What indeed. I am guilty of expecting a lot from God. A loving spouse? Well, yes. Children? Thank you. Maybe another house, this time with a garage? Good.

Jen Hatmaker reverses the fairy tale. Instead of continually asking for more, she slowly sheds the extra things that weigh so many of us down. It’s inspiring to watch.


Everything went well for a week or two, and then the woman said, “Listen, husband. This cottage is too small. Go back and tell him to give us a palace.”

I can come up with a good explanation for why it’s okay to read 7 in Starbucks. After all, we don’t splurge. I wear hand-me-downs. We drive an old car.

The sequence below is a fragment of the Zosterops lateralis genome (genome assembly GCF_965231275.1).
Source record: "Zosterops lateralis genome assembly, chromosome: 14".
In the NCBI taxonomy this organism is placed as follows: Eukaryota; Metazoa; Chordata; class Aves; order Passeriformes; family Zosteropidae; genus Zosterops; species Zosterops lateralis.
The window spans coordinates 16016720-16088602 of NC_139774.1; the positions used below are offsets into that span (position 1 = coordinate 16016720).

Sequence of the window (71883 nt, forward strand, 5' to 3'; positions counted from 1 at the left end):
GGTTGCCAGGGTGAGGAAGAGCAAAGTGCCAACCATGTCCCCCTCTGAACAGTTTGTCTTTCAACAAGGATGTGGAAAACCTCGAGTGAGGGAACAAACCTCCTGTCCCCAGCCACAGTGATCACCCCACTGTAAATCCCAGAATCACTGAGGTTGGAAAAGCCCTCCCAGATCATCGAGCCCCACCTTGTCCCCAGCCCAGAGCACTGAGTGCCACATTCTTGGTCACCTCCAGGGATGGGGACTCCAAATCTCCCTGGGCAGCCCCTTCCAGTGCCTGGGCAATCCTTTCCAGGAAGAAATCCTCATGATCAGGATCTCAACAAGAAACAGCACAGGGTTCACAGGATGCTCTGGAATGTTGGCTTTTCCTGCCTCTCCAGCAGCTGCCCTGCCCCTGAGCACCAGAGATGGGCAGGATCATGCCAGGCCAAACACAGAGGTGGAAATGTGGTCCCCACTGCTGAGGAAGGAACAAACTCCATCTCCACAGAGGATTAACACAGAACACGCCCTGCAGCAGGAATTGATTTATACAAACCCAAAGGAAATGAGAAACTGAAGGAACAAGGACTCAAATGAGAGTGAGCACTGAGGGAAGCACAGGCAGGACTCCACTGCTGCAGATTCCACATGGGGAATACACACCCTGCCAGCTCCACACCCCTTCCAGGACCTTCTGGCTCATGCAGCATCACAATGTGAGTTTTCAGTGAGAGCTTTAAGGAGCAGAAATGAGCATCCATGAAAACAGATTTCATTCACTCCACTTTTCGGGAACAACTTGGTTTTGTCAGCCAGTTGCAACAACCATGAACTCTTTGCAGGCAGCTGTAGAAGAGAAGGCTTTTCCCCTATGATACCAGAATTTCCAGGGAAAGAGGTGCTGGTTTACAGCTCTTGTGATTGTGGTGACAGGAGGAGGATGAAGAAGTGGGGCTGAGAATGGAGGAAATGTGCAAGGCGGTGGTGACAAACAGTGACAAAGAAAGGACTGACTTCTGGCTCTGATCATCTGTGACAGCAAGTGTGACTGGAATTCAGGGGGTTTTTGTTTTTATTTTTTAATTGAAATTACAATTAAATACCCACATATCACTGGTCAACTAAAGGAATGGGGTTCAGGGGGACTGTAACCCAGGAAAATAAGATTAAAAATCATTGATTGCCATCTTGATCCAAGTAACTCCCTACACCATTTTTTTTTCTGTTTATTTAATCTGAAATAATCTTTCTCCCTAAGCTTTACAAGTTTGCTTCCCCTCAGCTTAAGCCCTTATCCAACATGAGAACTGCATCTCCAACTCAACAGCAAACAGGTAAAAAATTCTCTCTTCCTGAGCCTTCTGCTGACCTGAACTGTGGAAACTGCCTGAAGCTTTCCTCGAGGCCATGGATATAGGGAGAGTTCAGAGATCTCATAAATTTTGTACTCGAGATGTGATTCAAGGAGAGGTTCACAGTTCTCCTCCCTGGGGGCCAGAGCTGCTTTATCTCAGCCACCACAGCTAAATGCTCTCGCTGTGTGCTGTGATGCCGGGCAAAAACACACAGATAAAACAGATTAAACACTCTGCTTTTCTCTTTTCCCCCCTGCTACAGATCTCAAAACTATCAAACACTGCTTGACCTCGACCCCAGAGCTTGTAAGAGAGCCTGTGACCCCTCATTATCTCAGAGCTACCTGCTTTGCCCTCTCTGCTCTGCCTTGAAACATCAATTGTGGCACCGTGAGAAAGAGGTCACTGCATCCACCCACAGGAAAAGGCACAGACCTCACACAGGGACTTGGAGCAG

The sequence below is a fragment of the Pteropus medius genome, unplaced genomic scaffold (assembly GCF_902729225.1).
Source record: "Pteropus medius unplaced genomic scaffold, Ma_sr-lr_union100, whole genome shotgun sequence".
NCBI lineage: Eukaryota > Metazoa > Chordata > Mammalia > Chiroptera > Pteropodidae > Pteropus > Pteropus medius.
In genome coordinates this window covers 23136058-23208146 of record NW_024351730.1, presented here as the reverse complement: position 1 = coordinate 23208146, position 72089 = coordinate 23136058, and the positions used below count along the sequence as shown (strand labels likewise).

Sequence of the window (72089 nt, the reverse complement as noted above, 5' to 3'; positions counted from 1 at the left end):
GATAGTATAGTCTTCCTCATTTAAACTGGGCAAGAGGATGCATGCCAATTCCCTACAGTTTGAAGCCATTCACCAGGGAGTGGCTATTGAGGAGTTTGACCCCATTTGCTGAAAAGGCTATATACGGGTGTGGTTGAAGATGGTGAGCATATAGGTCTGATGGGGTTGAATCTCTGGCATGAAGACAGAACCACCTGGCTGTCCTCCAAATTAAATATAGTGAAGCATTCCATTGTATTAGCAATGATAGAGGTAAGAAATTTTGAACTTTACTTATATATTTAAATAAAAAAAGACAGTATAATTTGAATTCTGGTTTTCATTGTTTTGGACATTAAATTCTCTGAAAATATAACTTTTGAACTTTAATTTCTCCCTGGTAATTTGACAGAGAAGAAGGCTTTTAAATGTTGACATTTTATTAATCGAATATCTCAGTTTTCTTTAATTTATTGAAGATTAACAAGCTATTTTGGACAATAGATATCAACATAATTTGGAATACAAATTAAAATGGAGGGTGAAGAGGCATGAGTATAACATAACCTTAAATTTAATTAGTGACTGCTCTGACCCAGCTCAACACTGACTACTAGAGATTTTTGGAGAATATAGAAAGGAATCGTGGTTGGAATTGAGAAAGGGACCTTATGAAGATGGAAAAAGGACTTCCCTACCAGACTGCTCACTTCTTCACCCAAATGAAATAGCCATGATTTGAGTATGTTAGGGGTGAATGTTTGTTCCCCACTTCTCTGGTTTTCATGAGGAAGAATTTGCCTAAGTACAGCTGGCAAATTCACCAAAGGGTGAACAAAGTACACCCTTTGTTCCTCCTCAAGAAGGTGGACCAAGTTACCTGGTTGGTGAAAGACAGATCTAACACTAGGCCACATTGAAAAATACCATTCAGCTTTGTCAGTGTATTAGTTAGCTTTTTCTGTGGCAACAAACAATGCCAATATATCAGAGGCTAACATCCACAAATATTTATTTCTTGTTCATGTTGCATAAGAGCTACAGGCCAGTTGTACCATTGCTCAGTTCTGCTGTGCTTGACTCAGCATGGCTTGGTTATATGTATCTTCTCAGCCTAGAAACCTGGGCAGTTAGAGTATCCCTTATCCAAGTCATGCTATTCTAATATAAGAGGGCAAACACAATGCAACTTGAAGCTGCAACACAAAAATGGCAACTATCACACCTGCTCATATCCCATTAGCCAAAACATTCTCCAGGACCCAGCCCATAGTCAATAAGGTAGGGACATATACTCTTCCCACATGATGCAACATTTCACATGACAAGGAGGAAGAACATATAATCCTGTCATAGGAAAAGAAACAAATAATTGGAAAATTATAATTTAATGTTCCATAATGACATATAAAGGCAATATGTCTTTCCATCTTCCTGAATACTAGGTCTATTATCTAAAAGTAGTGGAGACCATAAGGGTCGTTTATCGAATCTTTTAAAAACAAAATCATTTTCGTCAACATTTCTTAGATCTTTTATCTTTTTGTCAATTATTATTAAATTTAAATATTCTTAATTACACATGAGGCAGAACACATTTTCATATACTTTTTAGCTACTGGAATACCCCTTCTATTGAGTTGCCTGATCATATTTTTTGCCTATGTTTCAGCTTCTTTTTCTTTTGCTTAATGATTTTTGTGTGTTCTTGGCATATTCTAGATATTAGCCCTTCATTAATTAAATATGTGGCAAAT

But living in pockets of Western affluence plays with your mind. I can relate to Hatmaker’s confession: “For years I didn’t realize [we were rich] because so many others had more.” My happiness is embarrassingly tied to what those around us have and to whether we’ve improved our circumstances over time.

Ron Sider calls us out on this, too, in Rich Christians in an Age of Hunger: “One of the most astounding things about the affluent minority is that we honestly think we barely have enough to survive in modest comfort.” Like the fisherman’s wife, I’m focused on more. And that means missing out on what God could do differently with the surplus, and with me.


“Husband, wake up and go back to the flounder. I want to become like God. I will not have a single hour of peace until I myself cause the sun and the moon to rise.”